Having a comprehensive estate plan is a wise move for every individual, especially when children are involved. British Columbia residents, however, who have adult children living stateside should have another look at their wills to ensure all legal aspects are met and that there won’t be issues when the time comes for those wills to come into play, especially when that adult child is not only a beneficiary, but also an executor. Getting over some of the hurdles may be time-consuming and expensive.
If one of the executors of a Canadian will lives in the United States, he or she will likely need to get a foreign executor’s bond before the will can be probated. That bond should be equal to or up to two times the value of the assets of the estate. Failing that, the person can ask the court for an order to forgo the requirement for bonding which can take a lot of time and increased legal fees. It is also not a sure thing the court will grant that request.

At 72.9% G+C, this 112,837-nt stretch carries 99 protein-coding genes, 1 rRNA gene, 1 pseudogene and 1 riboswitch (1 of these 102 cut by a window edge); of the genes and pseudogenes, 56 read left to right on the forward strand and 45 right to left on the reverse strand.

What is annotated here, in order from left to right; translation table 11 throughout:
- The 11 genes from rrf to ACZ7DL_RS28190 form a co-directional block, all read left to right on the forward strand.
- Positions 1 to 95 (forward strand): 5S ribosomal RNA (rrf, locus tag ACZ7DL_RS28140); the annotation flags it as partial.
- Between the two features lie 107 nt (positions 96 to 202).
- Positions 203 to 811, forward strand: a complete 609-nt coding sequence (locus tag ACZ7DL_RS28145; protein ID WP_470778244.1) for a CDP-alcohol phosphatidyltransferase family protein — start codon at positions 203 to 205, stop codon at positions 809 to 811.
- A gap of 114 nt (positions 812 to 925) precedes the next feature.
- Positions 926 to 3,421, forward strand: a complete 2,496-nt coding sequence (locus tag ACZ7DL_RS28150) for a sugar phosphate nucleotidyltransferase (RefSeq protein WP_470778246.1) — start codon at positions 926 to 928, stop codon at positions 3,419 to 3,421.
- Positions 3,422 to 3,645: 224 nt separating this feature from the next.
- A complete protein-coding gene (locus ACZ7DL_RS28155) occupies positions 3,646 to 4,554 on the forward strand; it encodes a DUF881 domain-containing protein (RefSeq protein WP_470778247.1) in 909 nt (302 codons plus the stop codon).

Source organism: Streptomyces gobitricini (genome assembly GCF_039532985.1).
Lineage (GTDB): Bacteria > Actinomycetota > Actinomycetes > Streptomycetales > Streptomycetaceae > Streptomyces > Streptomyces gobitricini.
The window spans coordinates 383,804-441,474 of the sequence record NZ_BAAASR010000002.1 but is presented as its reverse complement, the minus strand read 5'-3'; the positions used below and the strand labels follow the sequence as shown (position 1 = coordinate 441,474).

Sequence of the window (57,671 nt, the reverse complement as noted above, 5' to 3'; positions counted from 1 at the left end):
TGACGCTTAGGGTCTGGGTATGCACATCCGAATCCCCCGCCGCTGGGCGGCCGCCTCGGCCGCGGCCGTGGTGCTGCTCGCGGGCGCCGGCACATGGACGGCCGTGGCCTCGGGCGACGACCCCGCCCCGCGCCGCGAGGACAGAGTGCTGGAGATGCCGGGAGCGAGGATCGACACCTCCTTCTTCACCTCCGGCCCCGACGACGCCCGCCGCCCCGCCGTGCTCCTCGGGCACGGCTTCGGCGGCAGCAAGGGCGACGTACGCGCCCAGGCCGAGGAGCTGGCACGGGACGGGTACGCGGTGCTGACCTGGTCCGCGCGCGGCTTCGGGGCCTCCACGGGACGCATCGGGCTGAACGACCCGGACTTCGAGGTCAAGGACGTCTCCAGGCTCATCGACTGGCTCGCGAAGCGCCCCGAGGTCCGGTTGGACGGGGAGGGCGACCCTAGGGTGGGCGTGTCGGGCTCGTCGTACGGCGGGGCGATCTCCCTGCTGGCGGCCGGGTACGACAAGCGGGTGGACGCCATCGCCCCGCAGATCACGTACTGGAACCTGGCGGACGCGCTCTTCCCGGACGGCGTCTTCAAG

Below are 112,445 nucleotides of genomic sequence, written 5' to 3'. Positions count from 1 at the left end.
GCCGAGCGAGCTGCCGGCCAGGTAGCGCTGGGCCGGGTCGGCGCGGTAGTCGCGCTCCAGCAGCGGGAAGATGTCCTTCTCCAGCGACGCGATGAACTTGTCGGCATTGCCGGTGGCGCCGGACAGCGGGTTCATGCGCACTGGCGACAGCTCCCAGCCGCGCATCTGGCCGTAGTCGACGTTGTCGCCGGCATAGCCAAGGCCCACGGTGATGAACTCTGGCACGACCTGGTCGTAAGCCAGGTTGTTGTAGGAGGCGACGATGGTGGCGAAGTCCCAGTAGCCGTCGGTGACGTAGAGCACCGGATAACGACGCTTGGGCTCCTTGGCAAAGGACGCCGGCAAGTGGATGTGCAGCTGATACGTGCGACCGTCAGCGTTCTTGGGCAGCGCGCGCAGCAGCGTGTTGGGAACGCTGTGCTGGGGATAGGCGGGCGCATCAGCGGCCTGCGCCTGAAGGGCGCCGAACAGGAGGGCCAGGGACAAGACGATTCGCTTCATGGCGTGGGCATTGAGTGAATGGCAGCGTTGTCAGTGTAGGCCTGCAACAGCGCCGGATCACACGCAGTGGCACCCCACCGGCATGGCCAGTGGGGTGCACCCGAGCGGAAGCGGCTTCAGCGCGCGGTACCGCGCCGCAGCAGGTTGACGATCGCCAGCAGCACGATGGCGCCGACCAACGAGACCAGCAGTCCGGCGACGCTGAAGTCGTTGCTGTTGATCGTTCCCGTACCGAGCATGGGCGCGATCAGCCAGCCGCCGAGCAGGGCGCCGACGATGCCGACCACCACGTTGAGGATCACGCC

There may also be other hurdles to overcome. They can include dealing with the Canada Revenue Agency (CRA), central management and control of a trust, and filing a Report of Foreign Bank and Financial Accounts (FBAR) with the Financial Crimes Enforcement Network through the U.S. Department of the Treasury if the estate accounts are more than US$10,000. The U.S. resident would also need to protect him or herself from IRS estate tax.
A British Columbia lawyer may be able to help a client in such a circumstance. Those people with adult children living in the United States must have their wills revised to make sure when it comes time to settle the estate that there are no major issues. Doing so could save time, money and added grief to already grieving family members.